This is actually quite a complicated question in terms of how we fundamentally relate our biology as humans to sexuality, and how society interprets that. On an extremely basic level, I do actually believe that humans are ultimately sexual; women as much as men. However, I think that there has to be a fundamental power shift in how the media perceives the power associated with sexuality. I don't think women need to hide from their sexuality in an effort to not be considered inherently sexual. I do think that empowerment can come with accepting and owning one's own sexuality, as one of the many aspects of who we are. By recognizing it without shame, I think it allows for the ability to accepting other forms of empowerment and strength and society that are often dictated by male perception or idealism.

You paint from photos, but resist the term photorealistic. How do you approach the canvas instead?
I always begin my paintings very loosely, and open. It is this process of beginning with chaos and eventually coming to a sense of organization that I love so much about painting. I see it as a metaphor for life, and the fixation on trying to control every aspect of life as in a painting is impossible. Instead, we can only try to manipulate the medium to the best our ability, while being open to allowing it to move as it is conducted by physics and chemistry. I think the relinquishing of power in painting keeps each piece alive for me.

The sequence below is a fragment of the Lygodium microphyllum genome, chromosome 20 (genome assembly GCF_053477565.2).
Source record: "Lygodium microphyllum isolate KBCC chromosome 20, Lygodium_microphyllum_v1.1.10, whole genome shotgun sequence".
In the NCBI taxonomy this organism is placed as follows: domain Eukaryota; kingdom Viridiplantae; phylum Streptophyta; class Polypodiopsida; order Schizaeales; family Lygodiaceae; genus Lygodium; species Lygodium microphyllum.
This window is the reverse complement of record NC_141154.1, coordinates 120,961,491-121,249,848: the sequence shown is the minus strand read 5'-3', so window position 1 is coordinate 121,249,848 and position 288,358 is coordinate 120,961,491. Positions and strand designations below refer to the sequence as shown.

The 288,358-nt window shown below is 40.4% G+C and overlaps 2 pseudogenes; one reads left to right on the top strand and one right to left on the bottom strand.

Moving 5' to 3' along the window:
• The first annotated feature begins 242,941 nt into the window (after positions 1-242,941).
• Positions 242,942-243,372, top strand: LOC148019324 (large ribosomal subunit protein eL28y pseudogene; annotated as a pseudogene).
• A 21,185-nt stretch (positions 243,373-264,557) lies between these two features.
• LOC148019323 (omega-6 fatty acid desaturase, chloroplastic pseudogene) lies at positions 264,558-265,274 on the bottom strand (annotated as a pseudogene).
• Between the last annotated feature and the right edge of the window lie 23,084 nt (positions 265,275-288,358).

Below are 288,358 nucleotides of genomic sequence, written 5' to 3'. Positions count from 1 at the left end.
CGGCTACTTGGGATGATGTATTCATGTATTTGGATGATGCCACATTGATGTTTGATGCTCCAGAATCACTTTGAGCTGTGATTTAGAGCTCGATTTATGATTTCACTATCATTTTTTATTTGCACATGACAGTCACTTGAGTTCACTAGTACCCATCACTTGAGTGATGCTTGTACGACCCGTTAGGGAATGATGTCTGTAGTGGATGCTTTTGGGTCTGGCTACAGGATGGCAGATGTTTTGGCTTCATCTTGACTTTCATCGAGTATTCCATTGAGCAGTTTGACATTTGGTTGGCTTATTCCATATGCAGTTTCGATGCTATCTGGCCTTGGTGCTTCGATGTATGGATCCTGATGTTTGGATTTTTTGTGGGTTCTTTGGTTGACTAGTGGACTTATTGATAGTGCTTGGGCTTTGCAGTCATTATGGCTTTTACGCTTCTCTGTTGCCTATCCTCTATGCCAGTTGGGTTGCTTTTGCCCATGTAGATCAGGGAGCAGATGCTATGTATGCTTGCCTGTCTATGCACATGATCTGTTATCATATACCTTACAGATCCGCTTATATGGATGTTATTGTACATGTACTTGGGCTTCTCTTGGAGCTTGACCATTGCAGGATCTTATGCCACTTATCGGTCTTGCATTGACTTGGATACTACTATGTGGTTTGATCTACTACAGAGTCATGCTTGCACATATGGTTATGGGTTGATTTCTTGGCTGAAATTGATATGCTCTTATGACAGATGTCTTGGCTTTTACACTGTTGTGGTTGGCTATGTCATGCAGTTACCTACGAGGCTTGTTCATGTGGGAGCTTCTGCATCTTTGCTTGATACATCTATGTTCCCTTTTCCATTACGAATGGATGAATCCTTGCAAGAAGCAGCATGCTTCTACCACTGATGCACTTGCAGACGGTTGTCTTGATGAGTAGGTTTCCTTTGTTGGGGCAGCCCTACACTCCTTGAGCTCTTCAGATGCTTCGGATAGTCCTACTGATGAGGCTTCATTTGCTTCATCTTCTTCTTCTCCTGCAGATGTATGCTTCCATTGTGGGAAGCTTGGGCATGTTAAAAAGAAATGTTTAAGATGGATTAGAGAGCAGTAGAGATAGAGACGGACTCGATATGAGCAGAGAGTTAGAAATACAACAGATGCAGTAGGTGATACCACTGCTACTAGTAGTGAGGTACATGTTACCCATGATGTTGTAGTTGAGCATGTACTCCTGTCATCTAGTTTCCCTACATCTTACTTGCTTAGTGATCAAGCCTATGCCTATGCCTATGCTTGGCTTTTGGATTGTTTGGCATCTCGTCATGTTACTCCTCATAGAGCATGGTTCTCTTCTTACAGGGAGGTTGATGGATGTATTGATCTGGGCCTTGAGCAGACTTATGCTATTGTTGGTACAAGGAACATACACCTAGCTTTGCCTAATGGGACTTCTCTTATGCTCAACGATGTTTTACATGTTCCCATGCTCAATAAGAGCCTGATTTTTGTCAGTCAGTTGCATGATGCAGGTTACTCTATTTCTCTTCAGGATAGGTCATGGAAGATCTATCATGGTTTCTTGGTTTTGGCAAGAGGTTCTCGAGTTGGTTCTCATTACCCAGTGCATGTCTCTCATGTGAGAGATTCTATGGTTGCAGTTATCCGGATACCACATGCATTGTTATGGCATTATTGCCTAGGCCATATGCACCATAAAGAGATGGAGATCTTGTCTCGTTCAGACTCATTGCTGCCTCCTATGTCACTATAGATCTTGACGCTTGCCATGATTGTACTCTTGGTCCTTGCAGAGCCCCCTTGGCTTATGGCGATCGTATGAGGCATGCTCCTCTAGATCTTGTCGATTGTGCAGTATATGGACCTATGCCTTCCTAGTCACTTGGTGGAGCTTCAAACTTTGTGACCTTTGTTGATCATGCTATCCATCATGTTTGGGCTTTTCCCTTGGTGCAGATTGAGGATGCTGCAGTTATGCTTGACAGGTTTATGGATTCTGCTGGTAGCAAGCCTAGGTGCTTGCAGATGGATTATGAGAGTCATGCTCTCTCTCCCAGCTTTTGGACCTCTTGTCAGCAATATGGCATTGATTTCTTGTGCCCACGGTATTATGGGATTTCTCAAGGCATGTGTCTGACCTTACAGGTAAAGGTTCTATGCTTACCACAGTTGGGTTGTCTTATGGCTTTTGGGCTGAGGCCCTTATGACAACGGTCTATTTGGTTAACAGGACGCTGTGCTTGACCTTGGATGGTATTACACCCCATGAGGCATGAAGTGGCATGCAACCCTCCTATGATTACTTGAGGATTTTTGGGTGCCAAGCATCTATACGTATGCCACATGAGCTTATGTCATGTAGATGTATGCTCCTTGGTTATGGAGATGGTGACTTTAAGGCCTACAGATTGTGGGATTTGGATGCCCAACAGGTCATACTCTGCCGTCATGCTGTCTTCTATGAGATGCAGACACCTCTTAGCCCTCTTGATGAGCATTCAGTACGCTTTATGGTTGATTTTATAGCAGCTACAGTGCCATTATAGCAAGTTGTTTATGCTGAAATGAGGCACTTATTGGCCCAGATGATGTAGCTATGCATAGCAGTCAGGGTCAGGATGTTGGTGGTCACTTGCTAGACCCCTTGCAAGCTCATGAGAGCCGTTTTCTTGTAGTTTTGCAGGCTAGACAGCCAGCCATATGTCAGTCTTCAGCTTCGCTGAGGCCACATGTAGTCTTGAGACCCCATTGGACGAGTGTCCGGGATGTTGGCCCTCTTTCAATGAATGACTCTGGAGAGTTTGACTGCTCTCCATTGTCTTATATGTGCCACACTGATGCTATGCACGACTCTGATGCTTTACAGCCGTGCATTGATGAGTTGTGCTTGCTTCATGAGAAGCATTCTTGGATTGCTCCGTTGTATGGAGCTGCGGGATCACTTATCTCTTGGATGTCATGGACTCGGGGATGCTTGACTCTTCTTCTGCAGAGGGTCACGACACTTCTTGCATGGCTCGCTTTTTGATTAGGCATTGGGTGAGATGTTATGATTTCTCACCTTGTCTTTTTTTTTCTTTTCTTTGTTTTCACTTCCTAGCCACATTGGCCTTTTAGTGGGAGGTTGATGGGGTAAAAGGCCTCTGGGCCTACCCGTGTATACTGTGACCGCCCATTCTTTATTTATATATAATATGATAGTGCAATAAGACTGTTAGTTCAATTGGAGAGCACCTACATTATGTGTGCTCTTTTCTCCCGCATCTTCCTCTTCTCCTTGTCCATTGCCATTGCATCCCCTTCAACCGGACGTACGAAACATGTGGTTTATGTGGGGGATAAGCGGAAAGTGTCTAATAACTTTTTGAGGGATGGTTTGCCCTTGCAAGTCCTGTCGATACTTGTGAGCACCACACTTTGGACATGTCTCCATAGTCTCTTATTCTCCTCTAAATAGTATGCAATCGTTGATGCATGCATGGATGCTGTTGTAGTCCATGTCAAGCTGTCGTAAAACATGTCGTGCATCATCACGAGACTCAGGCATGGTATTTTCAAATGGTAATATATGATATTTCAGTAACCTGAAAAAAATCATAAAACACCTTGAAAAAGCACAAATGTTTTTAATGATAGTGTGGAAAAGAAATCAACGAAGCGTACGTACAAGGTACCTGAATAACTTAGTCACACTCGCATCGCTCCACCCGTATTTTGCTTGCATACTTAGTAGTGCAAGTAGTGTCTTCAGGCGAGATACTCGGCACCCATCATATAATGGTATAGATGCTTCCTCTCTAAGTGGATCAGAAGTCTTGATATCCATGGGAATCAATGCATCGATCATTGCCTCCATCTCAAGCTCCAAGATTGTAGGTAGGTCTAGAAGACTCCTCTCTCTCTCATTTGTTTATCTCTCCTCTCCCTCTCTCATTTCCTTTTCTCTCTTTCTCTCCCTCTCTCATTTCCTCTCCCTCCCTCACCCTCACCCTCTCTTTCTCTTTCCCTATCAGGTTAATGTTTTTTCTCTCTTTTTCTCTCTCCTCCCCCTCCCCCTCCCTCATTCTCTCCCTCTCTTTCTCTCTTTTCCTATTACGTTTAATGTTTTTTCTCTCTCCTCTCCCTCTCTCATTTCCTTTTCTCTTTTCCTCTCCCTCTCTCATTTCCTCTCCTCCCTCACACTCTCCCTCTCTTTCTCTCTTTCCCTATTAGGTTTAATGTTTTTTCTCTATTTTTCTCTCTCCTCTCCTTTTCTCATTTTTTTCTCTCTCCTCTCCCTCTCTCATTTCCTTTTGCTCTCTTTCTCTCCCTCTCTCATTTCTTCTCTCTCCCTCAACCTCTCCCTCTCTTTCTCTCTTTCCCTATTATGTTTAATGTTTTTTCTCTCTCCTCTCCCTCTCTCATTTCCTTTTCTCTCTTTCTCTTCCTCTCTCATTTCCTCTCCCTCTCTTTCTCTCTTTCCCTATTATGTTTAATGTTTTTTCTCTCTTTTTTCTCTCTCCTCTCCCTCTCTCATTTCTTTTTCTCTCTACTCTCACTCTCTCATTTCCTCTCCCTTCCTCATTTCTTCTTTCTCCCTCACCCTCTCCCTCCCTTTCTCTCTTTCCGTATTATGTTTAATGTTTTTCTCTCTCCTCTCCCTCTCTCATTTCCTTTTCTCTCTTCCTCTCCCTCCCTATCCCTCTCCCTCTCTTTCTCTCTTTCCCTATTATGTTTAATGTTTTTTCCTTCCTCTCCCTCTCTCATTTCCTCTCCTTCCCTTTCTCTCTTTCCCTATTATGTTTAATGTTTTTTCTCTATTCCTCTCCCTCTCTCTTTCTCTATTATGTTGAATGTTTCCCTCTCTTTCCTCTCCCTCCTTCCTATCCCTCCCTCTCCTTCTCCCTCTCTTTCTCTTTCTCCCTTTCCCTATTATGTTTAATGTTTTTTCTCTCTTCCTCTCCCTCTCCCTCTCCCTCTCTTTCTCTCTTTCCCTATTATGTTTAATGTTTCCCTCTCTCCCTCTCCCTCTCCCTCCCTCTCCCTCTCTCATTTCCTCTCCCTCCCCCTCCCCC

You yourself feature heavily in the water series. What is it like painting such intimate self-portraits?
Painting self-portraits allows me to dissociate myself from what I look like superficially, and instead, be able to perceive myself as a combination of cells, bones, and tissues that connect in a specific way that make me look like "me." I have been painting myself for quite a long time, and it has been fascinating over years to non-judgmentally perceive changes in my facial structure. There is a cellular intelligence dictated by DNA that supersedes superficiality associated with image. Every time I paint myself, especially from life, I look at myself as a biological phenomenon as opposed to a 27-year-old female with imperfections. This is something that has proven to be critical for me as a form of self therapy.

"Reisha Perlmutter: Immerse" is on view at Roman Fine Art in East Hampton from July 28 to August 27, 2017. A reception takes place Saturday, July 29 from 2-5pm. 

Credits


Text Hannah Ongley
Images courtesy of Reisha Perlmutter